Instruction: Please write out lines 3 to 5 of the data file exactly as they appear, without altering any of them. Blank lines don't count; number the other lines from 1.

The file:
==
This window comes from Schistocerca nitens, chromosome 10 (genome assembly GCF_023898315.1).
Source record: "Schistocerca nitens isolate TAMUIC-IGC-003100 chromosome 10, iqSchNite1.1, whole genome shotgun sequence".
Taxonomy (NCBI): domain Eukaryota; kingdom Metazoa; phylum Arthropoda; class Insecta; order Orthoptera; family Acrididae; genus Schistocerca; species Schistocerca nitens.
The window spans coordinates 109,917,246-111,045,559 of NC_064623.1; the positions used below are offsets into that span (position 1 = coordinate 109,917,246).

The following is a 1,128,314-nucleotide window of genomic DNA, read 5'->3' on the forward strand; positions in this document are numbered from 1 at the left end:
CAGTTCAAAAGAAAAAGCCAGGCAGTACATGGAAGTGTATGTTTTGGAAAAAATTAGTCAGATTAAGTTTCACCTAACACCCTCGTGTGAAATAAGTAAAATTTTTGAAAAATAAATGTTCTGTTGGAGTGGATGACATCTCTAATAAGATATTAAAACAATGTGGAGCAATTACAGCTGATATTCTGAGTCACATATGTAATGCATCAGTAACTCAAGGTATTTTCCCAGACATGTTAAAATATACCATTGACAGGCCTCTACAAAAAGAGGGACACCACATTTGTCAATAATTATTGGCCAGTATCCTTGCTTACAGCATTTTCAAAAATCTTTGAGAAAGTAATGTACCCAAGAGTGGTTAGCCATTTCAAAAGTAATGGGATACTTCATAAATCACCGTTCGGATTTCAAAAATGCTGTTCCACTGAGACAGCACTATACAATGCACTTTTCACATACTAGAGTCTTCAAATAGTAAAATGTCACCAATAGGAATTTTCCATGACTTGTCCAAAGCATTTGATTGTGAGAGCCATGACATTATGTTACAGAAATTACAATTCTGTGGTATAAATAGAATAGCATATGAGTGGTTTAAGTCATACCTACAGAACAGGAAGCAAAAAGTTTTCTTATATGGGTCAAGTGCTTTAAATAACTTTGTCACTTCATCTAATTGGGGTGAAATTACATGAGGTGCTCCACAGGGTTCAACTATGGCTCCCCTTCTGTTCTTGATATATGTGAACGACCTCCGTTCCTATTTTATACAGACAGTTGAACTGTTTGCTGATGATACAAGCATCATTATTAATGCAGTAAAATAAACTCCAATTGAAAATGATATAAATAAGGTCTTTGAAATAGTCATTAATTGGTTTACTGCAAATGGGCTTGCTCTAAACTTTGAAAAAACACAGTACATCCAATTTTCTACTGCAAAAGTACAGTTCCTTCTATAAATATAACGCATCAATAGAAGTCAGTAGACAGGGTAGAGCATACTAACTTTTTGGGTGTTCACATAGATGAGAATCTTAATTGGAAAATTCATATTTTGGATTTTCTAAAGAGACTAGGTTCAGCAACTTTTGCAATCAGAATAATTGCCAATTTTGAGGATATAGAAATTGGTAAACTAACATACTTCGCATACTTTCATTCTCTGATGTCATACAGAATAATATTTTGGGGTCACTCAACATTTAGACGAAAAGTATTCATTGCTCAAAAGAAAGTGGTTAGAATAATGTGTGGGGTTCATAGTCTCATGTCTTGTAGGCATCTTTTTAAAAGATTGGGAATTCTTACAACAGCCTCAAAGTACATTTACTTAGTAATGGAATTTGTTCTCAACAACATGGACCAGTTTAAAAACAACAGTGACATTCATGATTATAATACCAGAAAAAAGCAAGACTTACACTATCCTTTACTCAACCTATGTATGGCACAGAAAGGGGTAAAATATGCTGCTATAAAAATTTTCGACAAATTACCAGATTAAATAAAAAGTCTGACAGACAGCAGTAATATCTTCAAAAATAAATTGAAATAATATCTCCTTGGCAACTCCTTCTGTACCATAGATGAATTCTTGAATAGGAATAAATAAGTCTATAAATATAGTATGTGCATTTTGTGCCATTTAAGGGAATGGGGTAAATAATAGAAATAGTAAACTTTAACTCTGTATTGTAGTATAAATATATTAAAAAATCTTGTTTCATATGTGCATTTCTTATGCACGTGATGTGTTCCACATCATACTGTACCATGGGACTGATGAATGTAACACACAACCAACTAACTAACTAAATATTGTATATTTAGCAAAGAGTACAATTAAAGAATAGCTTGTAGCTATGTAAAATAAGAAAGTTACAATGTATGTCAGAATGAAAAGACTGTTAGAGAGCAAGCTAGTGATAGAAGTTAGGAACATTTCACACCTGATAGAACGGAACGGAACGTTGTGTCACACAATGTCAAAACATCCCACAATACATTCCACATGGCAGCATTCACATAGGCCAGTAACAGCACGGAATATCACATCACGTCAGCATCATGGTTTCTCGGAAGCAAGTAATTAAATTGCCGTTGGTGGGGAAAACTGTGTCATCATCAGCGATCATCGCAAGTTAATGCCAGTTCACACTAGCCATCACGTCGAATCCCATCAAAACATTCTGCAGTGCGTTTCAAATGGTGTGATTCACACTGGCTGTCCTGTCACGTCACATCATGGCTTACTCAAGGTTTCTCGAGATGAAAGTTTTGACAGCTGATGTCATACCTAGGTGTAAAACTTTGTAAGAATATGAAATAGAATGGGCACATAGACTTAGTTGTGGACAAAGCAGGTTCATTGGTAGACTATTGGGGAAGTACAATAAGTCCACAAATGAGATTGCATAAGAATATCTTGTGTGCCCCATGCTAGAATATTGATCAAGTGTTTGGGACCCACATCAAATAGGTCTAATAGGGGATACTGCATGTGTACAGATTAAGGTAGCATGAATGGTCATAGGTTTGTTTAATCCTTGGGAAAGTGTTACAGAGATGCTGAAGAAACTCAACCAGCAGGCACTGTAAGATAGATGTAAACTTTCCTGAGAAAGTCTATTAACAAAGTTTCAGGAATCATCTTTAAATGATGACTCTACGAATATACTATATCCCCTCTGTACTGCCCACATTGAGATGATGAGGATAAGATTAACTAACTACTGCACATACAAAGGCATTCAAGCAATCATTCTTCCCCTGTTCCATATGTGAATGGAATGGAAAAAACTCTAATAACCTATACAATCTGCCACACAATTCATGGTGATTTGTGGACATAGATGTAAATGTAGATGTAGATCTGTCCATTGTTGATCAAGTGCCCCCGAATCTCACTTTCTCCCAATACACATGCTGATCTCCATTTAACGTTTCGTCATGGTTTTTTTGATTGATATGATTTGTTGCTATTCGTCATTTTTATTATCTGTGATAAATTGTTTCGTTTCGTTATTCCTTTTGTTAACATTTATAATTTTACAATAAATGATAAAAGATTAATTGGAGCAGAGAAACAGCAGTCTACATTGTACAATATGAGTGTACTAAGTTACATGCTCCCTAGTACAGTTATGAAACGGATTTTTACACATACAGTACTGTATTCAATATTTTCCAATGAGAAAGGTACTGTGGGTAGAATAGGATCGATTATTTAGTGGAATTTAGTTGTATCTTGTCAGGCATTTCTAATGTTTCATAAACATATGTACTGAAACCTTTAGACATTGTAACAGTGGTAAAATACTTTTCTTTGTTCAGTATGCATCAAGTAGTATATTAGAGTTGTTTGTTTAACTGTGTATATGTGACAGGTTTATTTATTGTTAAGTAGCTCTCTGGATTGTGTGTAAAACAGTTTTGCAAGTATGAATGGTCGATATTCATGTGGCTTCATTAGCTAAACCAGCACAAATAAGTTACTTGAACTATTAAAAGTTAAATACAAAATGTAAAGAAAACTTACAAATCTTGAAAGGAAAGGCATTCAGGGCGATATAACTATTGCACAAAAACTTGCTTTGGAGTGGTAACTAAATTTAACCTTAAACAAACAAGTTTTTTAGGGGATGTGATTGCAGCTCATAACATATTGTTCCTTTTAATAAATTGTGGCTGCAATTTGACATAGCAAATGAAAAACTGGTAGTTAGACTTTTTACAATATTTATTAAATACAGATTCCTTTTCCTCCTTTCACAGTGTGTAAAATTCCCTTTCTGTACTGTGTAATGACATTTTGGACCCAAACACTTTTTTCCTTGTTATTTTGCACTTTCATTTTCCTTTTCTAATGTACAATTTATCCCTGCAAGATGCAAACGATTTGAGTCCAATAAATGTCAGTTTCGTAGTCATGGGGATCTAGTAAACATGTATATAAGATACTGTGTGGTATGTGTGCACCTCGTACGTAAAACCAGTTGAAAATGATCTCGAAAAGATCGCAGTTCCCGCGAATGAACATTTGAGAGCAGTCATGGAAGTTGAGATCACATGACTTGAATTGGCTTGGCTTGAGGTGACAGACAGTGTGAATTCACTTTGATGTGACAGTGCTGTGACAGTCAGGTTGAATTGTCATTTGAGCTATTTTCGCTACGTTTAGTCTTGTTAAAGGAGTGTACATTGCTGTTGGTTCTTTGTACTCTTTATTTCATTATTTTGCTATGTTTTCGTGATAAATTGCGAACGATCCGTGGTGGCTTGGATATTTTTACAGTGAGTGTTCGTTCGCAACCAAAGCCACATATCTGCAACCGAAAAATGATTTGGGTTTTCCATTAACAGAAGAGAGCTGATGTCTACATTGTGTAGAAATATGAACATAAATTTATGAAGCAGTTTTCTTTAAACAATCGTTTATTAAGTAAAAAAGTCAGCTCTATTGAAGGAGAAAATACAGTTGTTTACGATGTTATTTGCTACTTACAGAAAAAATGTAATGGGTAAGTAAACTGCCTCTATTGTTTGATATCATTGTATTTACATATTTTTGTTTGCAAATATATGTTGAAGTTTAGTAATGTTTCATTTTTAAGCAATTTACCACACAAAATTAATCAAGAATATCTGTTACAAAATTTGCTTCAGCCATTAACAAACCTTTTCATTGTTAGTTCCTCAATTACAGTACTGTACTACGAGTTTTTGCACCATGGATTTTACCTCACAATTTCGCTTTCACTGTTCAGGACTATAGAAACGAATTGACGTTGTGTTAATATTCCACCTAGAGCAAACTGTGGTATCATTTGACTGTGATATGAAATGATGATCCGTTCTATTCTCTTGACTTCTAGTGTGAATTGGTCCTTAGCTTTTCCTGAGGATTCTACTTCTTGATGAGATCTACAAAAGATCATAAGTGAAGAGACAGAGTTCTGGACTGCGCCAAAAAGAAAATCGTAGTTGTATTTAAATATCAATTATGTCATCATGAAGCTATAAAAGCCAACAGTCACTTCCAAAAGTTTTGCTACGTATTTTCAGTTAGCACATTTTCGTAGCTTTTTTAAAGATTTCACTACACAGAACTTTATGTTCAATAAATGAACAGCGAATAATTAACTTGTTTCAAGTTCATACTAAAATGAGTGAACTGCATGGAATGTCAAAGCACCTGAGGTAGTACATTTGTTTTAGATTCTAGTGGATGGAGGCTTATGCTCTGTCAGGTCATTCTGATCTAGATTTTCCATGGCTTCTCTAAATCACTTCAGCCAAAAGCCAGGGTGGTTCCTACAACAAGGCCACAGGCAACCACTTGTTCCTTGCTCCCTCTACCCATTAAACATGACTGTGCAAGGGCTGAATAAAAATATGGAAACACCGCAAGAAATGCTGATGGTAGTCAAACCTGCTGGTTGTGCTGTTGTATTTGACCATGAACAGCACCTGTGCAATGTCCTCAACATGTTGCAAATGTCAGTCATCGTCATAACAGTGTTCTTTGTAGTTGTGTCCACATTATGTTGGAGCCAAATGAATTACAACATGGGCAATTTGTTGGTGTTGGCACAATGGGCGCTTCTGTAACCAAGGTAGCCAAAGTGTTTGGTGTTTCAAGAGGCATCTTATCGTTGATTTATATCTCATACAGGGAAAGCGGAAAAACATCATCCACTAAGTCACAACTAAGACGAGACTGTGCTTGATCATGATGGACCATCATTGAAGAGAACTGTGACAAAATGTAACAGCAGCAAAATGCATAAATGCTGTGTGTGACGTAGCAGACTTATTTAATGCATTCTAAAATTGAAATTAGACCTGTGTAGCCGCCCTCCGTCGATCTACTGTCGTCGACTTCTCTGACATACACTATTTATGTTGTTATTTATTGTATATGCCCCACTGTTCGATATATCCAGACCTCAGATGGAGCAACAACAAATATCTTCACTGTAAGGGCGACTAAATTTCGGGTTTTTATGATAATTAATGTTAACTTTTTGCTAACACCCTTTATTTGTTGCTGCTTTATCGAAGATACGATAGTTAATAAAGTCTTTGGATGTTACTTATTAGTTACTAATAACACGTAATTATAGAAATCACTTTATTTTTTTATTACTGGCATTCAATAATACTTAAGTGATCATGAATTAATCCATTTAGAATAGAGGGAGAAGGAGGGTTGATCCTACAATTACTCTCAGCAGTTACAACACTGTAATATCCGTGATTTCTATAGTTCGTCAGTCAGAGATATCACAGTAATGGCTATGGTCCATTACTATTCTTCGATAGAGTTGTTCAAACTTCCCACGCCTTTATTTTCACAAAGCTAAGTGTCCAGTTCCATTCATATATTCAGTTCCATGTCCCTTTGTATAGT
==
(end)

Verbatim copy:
Taxonomy (NCBI): domain Eukaryota; kingdom Metazoa; phylum Arthropoda; class Insecta; order Orthoptera; family Acrididae; genus Schistocerca; species Schistocerca nitens.
The window spans coordinates 109,917,246-111,045,559 of NC_064623.1; the positions used below are offsets into that span (position 1 = coordinate 109,917,246).

The following is a 1,128,314-nucleotide window of genomic DNA, read 5'->3' on the forward strand; positions in this document are numbered from 1 at the left end: